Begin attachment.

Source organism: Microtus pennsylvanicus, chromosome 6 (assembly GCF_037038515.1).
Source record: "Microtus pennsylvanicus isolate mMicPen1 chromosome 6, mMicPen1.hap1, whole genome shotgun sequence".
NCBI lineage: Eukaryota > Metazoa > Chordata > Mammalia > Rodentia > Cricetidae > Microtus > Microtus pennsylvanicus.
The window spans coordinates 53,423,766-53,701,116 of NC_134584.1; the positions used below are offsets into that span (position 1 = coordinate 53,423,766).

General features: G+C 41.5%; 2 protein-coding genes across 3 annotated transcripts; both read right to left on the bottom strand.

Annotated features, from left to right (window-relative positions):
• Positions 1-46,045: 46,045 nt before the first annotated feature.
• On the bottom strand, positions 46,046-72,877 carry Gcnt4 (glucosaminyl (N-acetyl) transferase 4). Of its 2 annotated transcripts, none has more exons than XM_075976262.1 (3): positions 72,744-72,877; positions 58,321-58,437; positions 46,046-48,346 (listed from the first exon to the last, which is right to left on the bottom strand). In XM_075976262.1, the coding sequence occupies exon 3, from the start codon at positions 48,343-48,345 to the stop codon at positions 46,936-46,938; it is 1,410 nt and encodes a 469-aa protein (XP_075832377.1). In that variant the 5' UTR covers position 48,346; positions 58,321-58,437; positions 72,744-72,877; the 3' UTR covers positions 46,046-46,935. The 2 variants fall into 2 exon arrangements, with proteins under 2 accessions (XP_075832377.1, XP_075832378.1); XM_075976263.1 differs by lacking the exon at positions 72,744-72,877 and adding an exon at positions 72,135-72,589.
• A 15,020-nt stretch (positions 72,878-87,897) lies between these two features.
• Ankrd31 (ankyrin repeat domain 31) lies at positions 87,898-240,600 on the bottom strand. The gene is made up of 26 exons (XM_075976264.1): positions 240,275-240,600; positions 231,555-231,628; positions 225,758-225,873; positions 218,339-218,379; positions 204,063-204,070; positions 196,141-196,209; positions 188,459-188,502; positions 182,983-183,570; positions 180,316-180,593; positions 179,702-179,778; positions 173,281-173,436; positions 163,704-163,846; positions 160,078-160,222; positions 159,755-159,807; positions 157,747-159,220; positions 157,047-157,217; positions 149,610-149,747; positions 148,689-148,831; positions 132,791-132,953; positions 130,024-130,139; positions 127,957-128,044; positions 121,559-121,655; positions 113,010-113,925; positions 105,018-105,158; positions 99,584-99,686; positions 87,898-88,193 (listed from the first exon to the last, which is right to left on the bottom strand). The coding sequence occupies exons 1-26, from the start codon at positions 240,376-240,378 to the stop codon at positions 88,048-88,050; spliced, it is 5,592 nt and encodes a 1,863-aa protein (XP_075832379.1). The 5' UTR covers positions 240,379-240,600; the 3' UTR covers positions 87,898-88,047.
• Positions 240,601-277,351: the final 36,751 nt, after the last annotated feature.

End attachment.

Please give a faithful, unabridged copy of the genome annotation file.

Source organism: Microtus pennsylvanicus, chromosome 6 (assembly GCF_037038515.1).
Source record: "Microtus pennsylvanicus isolate mMicPen1 chromosome 6, mMicPen1.hap1, whole genome shotgun sequence".
NCBI lineage: Eukaryota > Metazoa > Chordata > Mammalia > Rodentia > Cricetidae > Microtus > Microtus pennsylvanicus.
The window spans coordinates 53,423,766-53,701,116 of NC_134584.1; the positions used below are offsets into that span (position 1 = coordinate 53,423,766).

General features: G+C 41.5%; 2 protein-coding genes across 3 annotated transcripts; both read right to left on the bottom strand.

Annotated features, from left to right (window-relative positions):
• Positions 1-46,045: 46,045 nt before the first annotated feature.
• On the bottom strand, positions 46,046-72,877 carry Gcnt4 (glucosaminyl (N-acetyl) transferase 4). Of its 2 annotated transcripts, none has more exons than XM_075976262.1 (3): positions 72,744-72,877; positions 58,321-58,437; positions 46,046-48,346 (listed from the first exon to the last, which is right to left on the bottom strand). In XM_075976262.1, the coding sequence occupies exon 3, from the start codon at positions 48,343-48,345 to the stop codon at positions 46,936-46,938; it is 1,410 nt and encodes a 469-aa protein (XP_075832377.1). In that variant the 5' UTR covers position 48,346; positions 58,321-58,437; positions 72,744-72,877; the 3' UTR covers positions 46,046-46,935. The 2 variants fall into 2 exon arrangements, with proteins under 2 accessions (XP_075832377.1, XP_075832378.1); XM_075976263.1 differs by lacking the exon at positions 72,744-72,877 and adding an exon at positions 72,135-72,589.
• A 15,020-nt stretch (positions 72,878-87,897) lies between these two features.
• Ankrd31 (ankyrin repeat domain 31) lies at positions 87,898-240,600 on the bottom strand. The gene is made up of 26 exons (XM_075976264.1): positions 240,275-240,600; positions 231,555-231,628; positions 225,758-225,873; positions 218,339-218,379; positions 204,063-204,070; positions 196,141-196,209; positions 188,459-188,502; positions 182,983-183,570; positions 180,316-180,593; positions 179,702-179,778; positions 173,281-173,436; positions 163,704-163,846; positions 160,078-160,222; positions 159,755-159,807; positions 157,747-159,220; positions 157,047-157,217; positions 149,610-149,747; positions 148,689-148,831; positions 132,791-132,953; positions 130,024-130,139; positions 127,957-128,044; positions 121,559-121,655; positions 113,010-113,925; positions 105,018-105,158; positions 99,584-99,686; positions 87,898-88,193 (listed from the first exon to the last, which is right to left on the bottom strand). The coding sequence occupies exons 1-26, from the start codon at positions 240,376-240,378 to the stop codon at positions 88,048-88,050; spliced, it is 5,592 nt and encodes a 1,863-aa protein (XP_075832379.1). The 5' UTR covers positions 240,379-240,600; the 3' UTR covers positions 87,898-88,047.
• Positions 240,601-277,351: the final 36,751 nt, after the last annotated feature.